Redbridge Faith Forum was delighted to partner with NHS Talking Therapies Team Members to deliver a workshop on this important topic via zoom. Many thanks to Dr Ranjot Bhogal and Jenny Palmer for creating this presentation for us and taking time to deliver it virtually. A summary of what was shared follows.
Attendees were reminded that resilience is not a fixed trait in a person but can be learnt using the five domains – purpose, self, connections, body and mind. These domains are the basis of Cognitive Behavioural Therapy which encompasses how we think and feel.
It is important to identify our values/passions and get a balance between work, connections and self. Values include how we live, how we relate to others, where we work and we can feel stressed if we are spending too long on something that it not related to our values. It is therefore important to consider what people, what roles, what projects are important to us – what gives us satisfaction. (This may be a hobby). We may need to reintroduce passions back into our lives but acknowledge that some may change over time. If we are putting too much effort into just one area that can cause stress.
If our self-esteem waivers we can become less resilient and over critical focussing on minor things. It is important to remember that our thoughts on how we view our strengths and weaknesses are not factual. Some people will say that the lockdown has been beneficial for their mental wellbeing whereas others found it hard being socially isolated – some may have discovered that they have other skills or strengths during this time. It is helpful to remember to engage in compassionate self-talk and talk to yourself as you would a friend not harshly but encouragingly as it is easy to fall into the trap of being “hard on ourselves” which is not helpful.
Social connections are vital – especially belonging to groups that reflect your values. (Faith communities are a good example). However, relationships can also be stressful so it is important to set boundaries and maybe at times be prepared to break a connection and move on if it is not helpful and making the situation worse. Keeping relationships going does involve reaching out to others and does require effort.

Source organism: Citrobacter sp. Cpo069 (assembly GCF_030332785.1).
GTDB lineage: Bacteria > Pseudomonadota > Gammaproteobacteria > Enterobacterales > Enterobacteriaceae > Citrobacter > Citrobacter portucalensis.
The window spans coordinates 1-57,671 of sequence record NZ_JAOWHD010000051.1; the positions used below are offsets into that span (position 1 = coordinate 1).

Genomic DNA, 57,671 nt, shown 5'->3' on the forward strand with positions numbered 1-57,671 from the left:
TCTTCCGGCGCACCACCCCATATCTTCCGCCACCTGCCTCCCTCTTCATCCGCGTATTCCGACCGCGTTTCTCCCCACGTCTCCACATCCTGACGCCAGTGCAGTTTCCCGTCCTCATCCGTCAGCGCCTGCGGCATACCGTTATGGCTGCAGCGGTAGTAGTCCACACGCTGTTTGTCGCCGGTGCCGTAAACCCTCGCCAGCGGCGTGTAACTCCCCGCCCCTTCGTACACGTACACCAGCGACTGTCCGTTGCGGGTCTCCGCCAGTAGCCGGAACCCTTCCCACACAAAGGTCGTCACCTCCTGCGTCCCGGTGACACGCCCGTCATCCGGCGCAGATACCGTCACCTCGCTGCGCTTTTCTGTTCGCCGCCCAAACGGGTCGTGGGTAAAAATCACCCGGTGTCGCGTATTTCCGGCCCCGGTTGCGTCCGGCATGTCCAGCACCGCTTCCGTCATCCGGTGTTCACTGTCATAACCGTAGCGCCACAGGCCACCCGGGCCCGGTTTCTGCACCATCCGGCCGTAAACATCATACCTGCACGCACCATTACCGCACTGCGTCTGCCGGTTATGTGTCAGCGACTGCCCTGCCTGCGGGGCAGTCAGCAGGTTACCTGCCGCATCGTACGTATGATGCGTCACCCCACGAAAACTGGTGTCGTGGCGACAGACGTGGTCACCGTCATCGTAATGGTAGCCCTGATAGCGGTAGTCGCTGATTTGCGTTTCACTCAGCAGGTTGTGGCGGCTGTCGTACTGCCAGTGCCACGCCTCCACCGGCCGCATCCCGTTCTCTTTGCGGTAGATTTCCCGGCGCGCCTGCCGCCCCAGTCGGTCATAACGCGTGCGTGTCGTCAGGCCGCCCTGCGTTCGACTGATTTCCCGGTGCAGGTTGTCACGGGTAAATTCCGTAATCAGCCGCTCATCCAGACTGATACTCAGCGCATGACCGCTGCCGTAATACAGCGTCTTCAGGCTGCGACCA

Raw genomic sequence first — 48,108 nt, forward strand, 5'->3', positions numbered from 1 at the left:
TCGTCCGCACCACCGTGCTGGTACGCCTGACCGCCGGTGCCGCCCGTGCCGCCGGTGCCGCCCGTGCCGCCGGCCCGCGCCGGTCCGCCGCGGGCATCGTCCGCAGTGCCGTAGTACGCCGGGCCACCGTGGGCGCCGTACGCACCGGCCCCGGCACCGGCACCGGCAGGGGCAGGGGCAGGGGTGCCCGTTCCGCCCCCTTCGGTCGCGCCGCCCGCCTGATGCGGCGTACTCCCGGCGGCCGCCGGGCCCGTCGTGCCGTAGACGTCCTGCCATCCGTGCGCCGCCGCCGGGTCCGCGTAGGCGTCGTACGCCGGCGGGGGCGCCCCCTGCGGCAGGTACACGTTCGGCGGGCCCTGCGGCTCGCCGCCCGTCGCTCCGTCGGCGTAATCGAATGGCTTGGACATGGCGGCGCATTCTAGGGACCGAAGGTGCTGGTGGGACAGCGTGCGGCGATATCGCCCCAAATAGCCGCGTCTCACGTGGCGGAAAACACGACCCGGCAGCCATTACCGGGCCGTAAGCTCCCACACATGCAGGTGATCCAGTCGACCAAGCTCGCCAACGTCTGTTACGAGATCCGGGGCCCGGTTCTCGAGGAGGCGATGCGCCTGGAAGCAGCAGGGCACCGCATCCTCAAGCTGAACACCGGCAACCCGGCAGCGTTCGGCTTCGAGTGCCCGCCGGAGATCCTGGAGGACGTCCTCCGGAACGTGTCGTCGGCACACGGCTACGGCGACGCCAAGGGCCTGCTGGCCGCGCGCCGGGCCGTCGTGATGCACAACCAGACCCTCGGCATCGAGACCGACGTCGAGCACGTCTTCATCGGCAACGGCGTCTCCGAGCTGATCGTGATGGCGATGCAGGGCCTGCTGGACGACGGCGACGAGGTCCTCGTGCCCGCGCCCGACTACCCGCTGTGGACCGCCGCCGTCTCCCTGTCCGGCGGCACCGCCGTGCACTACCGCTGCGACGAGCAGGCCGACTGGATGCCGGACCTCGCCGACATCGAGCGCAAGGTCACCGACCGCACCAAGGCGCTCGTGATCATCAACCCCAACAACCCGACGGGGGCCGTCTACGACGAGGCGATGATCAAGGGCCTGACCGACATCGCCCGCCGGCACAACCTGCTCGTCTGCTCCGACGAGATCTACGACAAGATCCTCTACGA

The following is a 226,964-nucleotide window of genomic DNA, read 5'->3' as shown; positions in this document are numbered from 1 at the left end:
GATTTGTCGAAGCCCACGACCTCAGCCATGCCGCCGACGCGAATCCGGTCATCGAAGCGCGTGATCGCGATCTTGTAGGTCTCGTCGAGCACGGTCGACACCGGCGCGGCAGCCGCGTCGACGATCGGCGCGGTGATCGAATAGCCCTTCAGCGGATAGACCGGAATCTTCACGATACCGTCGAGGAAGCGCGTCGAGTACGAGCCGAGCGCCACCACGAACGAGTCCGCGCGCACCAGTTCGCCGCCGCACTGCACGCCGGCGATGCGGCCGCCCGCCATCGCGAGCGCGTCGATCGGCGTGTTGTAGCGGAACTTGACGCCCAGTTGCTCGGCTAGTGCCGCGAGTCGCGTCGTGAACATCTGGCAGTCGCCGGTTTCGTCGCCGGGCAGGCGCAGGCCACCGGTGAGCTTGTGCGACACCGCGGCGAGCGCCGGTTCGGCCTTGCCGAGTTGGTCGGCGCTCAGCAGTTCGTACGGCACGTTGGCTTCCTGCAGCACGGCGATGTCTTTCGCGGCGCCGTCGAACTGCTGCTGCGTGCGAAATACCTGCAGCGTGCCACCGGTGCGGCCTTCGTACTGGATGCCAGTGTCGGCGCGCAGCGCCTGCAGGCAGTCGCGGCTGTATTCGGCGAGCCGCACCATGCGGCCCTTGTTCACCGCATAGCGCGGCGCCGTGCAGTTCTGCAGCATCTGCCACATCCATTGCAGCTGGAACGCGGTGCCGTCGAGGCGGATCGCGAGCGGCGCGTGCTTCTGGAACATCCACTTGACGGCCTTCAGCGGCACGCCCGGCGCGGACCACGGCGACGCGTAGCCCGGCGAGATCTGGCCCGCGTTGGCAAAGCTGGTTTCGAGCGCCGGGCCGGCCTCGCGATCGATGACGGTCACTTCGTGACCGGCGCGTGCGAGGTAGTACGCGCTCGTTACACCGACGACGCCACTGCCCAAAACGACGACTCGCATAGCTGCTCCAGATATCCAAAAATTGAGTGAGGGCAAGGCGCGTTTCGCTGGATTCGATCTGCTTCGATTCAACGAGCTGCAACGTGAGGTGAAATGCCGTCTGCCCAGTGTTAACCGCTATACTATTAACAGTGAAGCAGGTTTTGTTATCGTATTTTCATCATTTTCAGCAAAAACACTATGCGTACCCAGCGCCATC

To be resilient in mind we need to have a healthy body. Sleep deprivation has a bad knock-on effect and a healthy diet is also really important. Rest is required to clear our minds and exercise is beneficial. When we are under stress or feeling overwhelmed our bodies are most affected and we are likely to exercise and sleep less and turn to unhealthy comfort food.
Resilient people are often optimistic and are able to hope for the best but prepare for the worst. Circumstances may be beyond our control but how we react to them is. If we can react to situations in a SMART way it will be helpful. Specific, Measurable, Attainable, Relevant and Time-based. Think of a problem we may be worrying about and decide if there is anything within our control to do about it – if there is then consider the advantages and disadvantages of the available options. Then formulate and execute your plan and review the outcome. By being goal orientated we can work more smartly but remember goals are adjustable and not fixed so don’t set yourself up for failure.